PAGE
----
Approaching That Silent Night


Have you known a night so dark that you couldn’t see your hand in front of your face? Have you experienced a night so silent that you heard your own heart beat? Nights like these were common in the fields near Bethlehem. It was an ancient time before electricity and technology brought a surplus of light and noise into the world.

Imagine shepherds in the fields on such a dark night. Suddenly, the sky tears open and a bright light shines down upon them. The shepherds are terrified. Where is the light coming from? Are they about to die? Then an angel emerges from the radiant glow and proclaims, “Fear not: for, behold, I bring you good tidings of great joy, which shall be to all people. For unto you is born this day in the city of David a Saviour, which is Christ the Lord. And this shall be a sign unto you; Ye shall find the babe wrapped in swaddling clothes, lying in a manger.” Suddenly there was with the angel a multitude of the heavenly host praising God, and saying, “Glory to God in the highest, and on earth peace, good will toward men.” (Luke 2:10-14 KJV). The black, silent night had become the Holy Night — the night that the Savior, the Messiah, the Holy One came into the world!

This was the night that Father Joseph Mohr imagined when, in 1816, he wrote the lyrics to “Silent Night” in the form of a poem. It is believed that Mohr was living in Mariapfarr in the Alpine Lungau region of Salzburg, Austria, when he wrote it. Two years later, he was called to serve the parish of St. Nicola in Oberndorf. There he became acquainted with the church organist Franz Xaver Gruber.

The legend goes that the church organ was broken on Christmas Eve 1818. Mohr presented Gruber with his “Silent Night” poem, and the two of them quickly composed a tune for two solo voices and the choir to be accompanied by a guitar. The song was performed for the first time that Christmas Eve in St. Nicola Church in Oberndorf. The rest, as they say, is history.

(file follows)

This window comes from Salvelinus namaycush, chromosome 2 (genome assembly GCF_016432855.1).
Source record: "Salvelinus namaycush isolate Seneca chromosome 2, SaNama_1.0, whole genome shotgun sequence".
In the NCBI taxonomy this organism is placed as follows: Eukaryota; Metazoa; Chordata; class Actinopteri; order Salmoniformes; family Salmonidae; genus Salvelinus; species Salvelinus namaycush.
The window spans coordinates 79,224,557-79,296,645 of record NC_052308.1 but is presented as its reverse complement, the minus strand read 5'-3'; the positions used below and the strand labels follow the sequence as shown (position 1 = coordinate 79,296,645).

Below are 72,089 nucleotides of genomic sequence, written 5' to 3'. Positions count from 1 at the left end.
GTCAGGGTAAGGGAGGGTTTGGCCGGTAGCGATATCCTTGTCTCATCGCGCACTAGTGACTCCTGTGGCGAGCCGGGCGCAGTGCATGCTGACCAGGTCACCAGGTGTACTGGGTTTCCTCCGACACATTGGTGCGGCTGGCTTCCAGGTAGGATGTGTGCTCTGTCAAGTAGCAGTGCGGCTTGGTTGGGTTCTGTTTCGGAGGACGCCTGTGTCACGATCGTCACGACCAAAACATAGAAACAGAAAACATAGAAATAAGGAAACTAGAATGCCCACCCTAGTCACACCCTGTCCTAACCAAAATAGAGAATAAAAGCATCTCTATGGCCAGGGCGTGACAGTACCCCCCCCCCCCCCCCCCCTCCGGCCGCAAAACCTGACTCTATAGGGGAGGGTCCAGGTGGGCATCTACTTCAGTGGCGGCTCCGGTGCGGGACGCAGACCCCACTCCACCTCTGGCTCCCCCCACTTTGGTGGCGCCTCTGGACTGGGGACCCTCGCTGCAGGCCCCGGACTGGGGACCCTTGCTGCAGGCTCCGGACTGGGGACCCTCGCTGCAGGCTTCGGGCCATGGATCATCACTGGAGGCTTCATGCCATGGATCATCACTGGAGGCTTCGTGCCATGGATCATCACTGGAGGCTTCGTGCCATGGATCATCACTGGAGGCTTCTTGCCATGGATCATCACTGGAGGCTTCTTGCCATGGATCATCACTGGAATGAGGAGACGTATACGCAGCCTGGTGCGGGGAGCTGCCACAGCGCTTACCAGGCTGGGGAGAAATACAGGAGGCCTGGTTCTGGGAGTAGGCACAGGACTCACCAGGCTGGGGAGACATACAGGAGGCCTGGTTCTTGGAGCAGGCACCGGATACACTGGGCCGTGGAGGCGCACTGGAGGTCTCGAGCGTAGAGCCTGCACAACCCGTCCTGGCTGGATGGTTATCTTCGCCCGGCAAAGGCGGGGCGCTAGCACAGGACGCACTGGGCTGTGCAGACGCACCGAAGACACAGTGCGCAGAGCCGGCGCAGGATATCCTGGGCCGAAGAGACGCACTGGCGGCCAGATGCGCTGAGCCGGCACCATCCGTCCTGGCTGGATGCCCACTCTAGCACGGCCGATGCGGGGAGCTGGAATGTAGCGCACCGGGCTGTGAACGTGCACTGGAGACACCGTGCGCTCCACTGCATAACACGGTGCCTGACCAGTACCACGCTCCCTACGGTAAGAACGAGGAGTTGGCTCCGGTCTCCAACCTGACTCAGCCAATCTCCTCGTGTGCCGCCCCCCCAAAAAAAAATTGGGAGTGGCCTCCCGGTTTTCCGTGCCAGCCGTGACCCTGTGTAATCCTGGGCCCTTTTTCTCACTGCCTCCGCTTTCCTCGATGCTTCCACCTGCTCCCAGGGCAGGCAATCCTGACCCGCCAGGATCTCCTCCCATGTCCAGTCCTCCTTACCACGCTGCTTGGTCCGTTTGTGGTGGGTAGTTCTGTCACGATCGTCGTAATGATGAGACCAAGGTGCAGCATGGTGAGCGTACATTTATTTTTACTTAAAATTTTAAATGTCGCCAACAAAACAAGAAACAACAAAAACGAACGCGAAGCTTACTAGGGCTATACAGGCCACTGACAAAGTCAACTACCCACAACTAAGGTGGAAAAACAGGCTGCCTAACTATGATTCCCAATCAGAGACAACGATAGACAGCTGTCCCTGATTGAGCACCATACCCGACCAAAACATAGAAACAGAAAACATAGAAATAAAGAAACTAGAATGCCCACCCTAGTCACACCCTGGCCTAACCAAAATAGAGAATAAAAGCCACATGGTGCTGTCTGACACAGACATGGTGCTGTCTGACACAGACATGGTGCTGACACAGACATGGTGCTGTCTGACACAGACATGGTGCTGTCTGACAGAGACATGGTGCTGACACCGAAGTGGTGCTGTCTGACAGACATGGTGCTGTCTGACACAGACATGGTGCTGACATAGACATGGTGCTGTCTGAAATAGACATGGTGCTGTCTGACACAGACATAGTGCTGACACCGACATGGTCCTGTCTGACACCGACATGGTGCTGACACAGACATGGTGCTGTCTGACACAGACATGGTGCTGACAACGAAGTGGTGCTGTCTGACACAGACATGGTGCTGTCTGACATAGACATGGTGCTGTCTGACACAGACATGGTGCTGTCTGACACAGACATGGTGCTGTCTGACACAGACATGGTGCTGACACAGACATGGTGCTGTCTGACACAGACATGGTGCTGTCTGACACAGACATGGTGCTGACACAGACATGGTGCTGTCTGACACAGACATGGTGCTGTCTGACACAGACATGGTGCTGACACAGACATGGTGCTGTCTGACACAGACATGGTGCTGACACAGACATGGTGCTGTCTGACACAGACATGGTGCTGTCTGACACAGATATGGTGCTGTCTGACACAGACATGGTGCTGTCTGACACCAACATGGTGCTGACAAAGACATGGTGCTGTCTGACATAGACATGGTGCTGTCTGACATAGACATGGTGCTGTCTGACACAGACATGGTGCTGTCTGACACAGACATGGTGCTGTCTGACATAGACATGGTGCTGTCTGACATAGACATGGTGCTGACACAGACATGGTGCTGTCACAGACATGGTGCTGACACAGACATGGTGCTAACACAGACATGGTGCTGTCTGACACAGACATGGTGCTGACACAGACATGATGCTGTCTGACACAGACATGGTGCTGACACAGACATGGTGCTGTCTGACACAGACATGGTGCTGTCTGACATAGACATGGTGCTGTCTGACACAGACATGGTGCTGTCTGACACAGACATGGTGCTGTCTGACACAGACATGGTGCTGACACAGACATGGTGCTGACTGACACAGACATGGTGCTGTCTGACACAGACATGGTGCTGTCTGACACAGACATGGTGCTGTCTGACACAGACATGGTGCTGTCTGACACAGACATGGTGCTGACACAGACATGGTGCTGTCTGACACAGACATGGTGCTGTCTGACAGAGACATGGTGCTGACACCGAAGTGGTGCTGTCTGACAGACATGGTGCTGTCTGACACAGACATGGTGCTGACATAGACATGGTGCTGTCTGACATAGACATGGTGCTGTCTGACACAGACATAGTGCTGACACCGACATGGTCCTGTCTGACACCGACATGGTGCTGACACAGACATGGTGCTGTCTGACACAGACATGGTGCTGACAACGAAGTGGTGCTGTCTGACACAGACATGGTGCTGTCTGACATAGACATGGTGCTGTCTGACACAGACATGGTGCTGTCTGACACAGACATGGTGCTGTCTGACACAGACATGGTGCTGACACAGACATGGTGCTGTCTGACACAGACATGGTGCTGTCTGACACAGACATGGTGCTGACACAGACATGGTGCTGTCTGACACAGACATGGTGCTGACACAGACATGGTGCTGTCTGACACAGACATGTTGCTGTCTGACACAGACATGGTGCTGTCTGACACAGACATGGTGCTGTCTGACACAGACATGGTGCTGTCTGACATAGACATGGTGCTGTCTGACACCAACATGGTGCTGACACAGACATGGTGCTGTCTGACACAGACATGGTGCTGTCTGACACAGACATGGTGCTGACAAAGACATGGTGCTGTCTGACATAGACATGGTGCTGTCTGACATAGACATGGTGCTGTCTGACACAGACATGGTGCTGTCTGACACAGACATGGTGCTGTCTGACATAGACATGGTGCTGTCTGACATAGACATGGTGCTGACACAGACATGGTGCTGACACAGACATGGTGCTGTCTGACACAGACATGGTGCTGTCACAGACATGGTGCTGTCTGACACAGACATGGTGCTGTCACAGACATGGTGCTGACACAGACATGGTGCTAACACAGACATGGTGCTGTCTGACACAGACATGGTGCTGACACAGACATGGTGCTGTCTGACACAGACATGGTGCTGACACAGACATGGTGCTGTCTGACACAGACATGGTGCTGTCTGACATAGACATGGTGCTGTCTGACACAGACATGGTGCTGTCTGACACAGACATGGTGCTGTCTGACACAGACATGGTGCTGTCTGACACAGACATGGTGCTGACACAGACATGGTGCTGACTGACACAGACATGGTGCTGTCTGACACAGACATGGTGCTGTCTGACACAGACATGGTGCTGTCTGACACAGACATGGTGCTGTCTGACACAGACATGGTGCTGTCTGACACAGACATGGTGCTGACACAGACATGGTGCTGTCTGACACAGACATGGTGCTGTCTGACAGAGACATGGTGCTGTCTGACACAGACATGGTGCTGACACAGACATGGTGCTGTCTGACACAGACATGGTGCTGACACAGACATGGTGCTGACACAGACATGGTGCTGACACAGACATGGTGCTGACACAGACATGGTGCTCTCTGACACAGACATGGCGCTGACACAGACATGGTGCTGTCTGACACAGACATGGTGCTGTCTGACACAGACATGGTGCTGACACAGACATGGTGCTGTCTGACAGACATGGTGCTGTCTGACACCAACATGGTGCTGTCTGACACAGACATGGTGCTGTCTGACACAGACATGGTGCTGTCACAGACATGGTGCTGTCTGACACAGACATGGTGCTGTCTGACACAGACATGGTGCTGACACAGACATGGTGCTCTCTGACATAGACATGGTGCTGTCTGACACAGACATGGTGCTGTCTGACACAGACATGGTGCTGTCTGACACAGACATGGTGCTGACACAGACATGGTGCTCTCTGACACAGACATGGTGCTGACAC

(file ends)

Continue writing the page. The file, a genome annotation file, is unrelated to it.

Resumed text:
Several years ago, I came across an amazing web site, Its aim is to educate about the origin of the famous carol. Here, you will find links to information about Mohr and Gruber, the original sheet music, the Silent Night Museum, and much more.

The most interesting link on the site is the Silent Night Chapel, a small memorial chapel built on the place where St. Nicola church once stood. Each year, thousands of tourists visit the chapel, and each year on Christmas Eve there is a short service that ends with the singing of the beloved carol as it was originally composed. The web site features a live web cam. Best of all, the Christmas Eve service is broadcast live each year. Try not to miss it this December 24th. It will leave you wanting to travel to Austria for next year’s celebration.

Christmas Eve is near – that night, that silent, holy night when the Light of the World swept the darkness away. For unto us a child is born, unto us a son is given: and the government shall be upon his shoulder: and his name shall be called Wonderful, Counsellor, The mighty God, The everlasting Father, The Prince of Peace. (Isaiah 9:6 KJV) Let us rejoice and be glad!

Dear Father: We thank you for the Holy Night when you sent your Son into the world to save us from our sins. As we rejoice and celebrate, fill our hearts with love for our Savior. In His name we pray. Amen



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6 responses to “Approaching That Silent Night

  1. Hi Jean -Beautiful post! I also have some Christmas blog posts scheduled for later this month.Blessings,Susan 🙂

  2. Hi, Susan.I have planned one more Christmas post, but that may not happen. I can't upload anythng to Blogger on this old computer. Hopefully, my laptop will be fixed soon.I'm looking forward to reading your Christmas posts!Jean

  3. My sympathies. Computer woes make us realize how dependent we are on these machines.Blessings,Susan

  4. Jean: I enjoyed the story of the writing of Silent Night. And I enjoyed hearing it in it's native language. Thank you for sharing.

  5. Quietspirit,I remember when I was very little and in church on Christmas Eve. The service ended with singing Silent Night. I stood next to my German grandmother, and I sang the first verse in German. I don't think she knew that I'd listened to and learned the words from her. She had tears streaming down her cheeks as we stood together singing the song. It's my favorite Christmas memory.

  6. Hi Jean -I noticed last year's comments carried over to this year. :)How funny that you should post this today! This evening, a group of students from the local high school knocked on my door and sang German Christmas carols. Silent Night was one of their selections.They come around every year, and it never fails to warm my heart.Merry Christmas,Susan 🙂

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